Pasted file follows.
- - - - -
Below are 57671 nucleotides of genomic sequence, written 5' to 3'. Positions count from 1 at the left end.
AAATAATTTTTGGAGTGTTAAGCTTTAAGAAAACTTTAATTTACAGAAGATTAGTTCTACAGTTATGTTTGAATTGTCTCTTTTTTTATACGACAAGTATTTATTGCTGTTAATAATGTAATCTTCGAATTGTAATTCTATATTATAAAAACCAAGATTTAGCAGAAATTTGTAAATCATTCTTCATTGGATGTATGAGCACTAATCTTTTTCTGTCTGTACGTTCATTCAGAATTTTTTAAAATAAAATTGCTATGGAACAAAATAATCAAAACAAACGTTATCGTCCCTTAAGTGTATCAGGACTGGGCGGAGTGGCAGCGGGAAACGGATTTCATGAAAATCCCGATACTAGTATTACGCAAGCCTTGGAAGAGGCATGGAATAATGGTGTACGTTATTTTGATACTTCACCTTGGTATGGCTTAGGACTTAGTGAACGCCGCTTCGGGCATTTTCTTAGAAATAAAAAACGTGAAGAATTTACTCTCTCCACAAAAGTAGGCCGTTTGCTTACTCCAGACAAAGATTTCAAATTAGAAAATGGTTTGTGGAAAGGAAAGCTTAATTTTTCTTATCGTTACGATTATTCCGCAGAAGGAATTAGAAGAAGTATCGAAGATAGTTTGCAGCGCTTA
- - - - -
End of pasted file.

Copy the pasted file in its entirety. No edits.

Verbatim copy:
Below are 57671 nucleotides of genomic sequence, written 5' to 3'. Positions count from 1 at the left end.
AAATAATTTTTGGAGTGTTAAGCTTTAAGAAAACTTTAATTTACAGAAGATTAGTTCTACAGTTATGTTTGAATTGTCTCTTTTTTTATACGACAAGTATTTATTGCTGTTAATAATGTAATCTTCGAATTGTAATTCTATATTATAAAAACCAAGATTTAGCAGAAATTTGTAAATCATTCTTCATTGGATGTATGAGCACTAATCTTTTTCTGTCTGTACGTTCATTCAGAATTTTTTAAAATAAAATTGCTATGGAACAAAATAATCAAAACAAACGTTATCGTCCCTTAAGTGTATCAGGACTGGGCGGAGTGGCAGCGGGAAACGGATTTCATGAAAATCCCGATACTAGTATTACGCAAGCCTTGGAAGAGGCATGGAATAATGGTGTACGTTATTTTGATACTTCACCTTGGTATGGCTTAGGACTTAGTGAACGCCGCTTCGGGCATTTTCTTAGAAATAAAAAACGTGAAGAATTTACTCTCTCCACAAAAGTAGGCCGTTTGCTTACTCCAGACAAAGATTTCAAATTAGAAAATGGTTTGTGGAAAGGAAAGCTTAATTTTTCTTATCGTTACGATTATTCCGCAGAAGGAATTAGAAGAAGTATCGAAGATAGTTTGCAGCGCTTA